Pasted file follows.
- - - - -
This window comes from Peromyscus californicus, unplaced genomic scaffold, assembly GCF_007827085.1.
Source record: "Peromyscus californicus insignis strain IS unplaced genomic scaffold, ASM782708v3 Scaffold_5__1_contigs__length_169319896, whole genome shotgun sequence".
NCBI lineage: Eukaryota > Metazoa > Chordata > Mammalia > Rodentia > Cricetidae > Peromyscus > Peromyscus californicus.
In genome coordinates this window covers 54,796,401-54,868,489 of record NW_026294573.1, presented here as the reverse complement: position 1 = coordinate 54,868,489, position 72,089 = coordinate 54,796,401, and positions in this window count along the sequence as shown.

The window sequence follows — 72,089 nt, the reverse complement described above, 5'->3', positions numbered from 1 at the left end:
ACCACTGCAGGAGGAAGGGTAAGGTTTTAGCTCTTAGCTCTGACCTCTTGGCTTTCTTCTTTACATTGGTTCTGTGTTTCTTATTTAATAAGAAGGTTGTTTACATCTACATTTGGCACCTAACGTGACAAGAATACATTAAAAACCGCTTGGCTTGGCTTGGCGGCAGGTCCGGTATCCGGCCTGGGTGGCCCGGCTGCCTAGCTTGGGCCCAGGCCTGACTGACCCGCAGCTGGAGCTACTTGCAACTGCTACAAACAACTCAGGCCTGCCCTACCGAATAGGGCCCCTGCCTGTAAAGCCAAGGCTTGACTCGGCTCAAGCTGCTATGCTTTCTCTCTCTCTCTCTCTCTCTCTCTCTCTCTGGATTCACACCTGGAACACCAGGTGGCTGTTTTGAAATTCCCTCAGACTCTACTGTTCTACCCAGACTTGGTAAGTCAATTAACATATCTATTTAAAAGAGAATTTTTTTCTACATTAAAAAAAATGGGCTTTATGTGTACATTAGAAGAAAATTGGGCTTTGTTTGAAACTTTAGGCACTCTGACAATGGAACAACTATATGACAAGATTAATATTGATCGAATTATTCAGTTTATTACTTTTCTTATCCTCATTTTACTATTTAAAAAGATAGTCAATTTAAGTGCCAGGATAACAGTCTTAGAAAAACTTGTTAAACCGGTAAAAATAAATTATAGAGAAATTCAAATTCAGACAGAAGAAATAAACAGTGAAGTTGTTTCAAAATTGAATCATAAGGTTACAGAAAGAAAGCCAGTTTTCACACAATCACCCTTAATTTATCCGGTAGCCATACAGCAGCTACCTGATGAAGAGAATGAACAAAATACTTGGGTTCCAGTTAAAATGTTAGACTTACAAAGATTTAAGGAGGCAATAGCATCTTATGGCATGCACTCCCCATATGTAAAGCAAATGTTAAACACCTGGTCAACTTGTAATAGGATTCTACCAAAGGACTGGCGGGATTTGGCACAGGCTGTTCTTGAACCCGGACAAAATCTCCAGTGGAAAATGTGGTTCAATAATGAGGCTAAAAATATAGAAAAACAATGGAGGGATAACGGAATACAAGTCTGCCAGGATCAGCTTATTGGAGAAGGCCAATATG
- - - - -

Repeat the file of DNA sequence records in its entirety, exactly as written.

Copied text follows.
This window comes from Peromyscus californicus, unplaced genomic scaffold, assembly GCF_007827085.1.
Source record: "Peromyscus californicus insignis strain IS unplaced genomic scaffold, ASM782708v3 Scaffold_5__1_contigs__length_169319896, whole genome shotgun sequence".
NCBI lineage: Eukaryota > Metazoa > Chordata > Mammalia > Rodentia > Cricetidae > Peromyscus > Peromyscus californicus.
In genome coordinates this window covers 54,796,401-54,868,489 of record NW_026294573.1, presented here as the reverse complement: position 1 = coordinate 54,868,489, position 72,089 = coordinate 54,796,401, and positions in this window count along the sequence as shown.

The window sequence follows — 72,089 nt, the reverse complement described above, 5'->3', positions numbered from 1 at the left end:
ACCACTGCAGGAGGAAGGGTAAGGTTTTAGCTCTTAGCTCTGACCTCTTGGCTTTCTTCTTTACATTGGTTCTGTGTTTCTTATTTAATAAGAAGGTTGTTTACATCTACATTTGGCACCTAACGTGACAAGAATACATTAAAAACCGCTTGGCTTGGCTTGGCGGCAGGTCCGGTATCCGGCCTGGGTGGCCCGGCTGCCTAGCTTGGGCCCAGGCCTGACTGACCCGCAGCTGGAGCTACTTGCAACTGCTACAAACAACTCAGGCCTGCCCTACCGAATAGGGCCCCTGCCTGTAAAGCCAAGGCTTGACTCGGCTCAAGCTGCTATGCTTTCTCTCTCTCTCTCTCTCTCTCTCTCTCTCTGGATTCACACCTGGAACACCAGGTGGCTGTTTTGAAATTCCCTCAGACTCTACTGTTCTACCCAGACTTGGTAAGTCAATTAACATATCTATTTAAAAGAGAATTTTTTTCTACATTAAAAAAAATGGGCTTTATGTGTACATTAGAAGAAAATTGGGCTTTGTTTGAAACTTTAGGCACTCTGACAATGGAACAACTATATGACAAGATTAATATTGATCGAATTATTCAGTTTATTACTTTTCTTATCCTCATTTTACTATTTAAAAAGATAGTCAATTTAAGTGCCAGGATAACAGTCTTAGAAAAACTTGTTAAACCGGTAAAAATAAATTATAGAGAAATTCAAATTCAGACAGAAGAAATAAACAGTGAAGTTGTTTCAAAATTGAATCATAAGGTTACAGAAAGAAAGCCAGTTTTCACACAATCACCCTTAATTTATCCGGTAGCCATACAGCAGCTACCTGATGAAGAGAATGAACAAAATACTTGGGTTCCAGTTAAAATGTTAGACTTACAAAGATTTAAGGAGGCAATAGCATCTTATGGCATGCACTCCCCATATGTAAAGCAAATGTTAAACACCTGGTCAACTTGTAATAGGATTCTACCAAAGGACTGGCGGGATTTGGCACAGGCTGTTCTTGAACCCGGACAAAATCTCCAGTGGAAAATGTGGTTCAATAATGAGGCTAAAAATATAGAAAAACAATGGAGGGATAACGGAATACAAGTCTGCCAGGATCAGCTTATTGGAGAAGGCCAATATG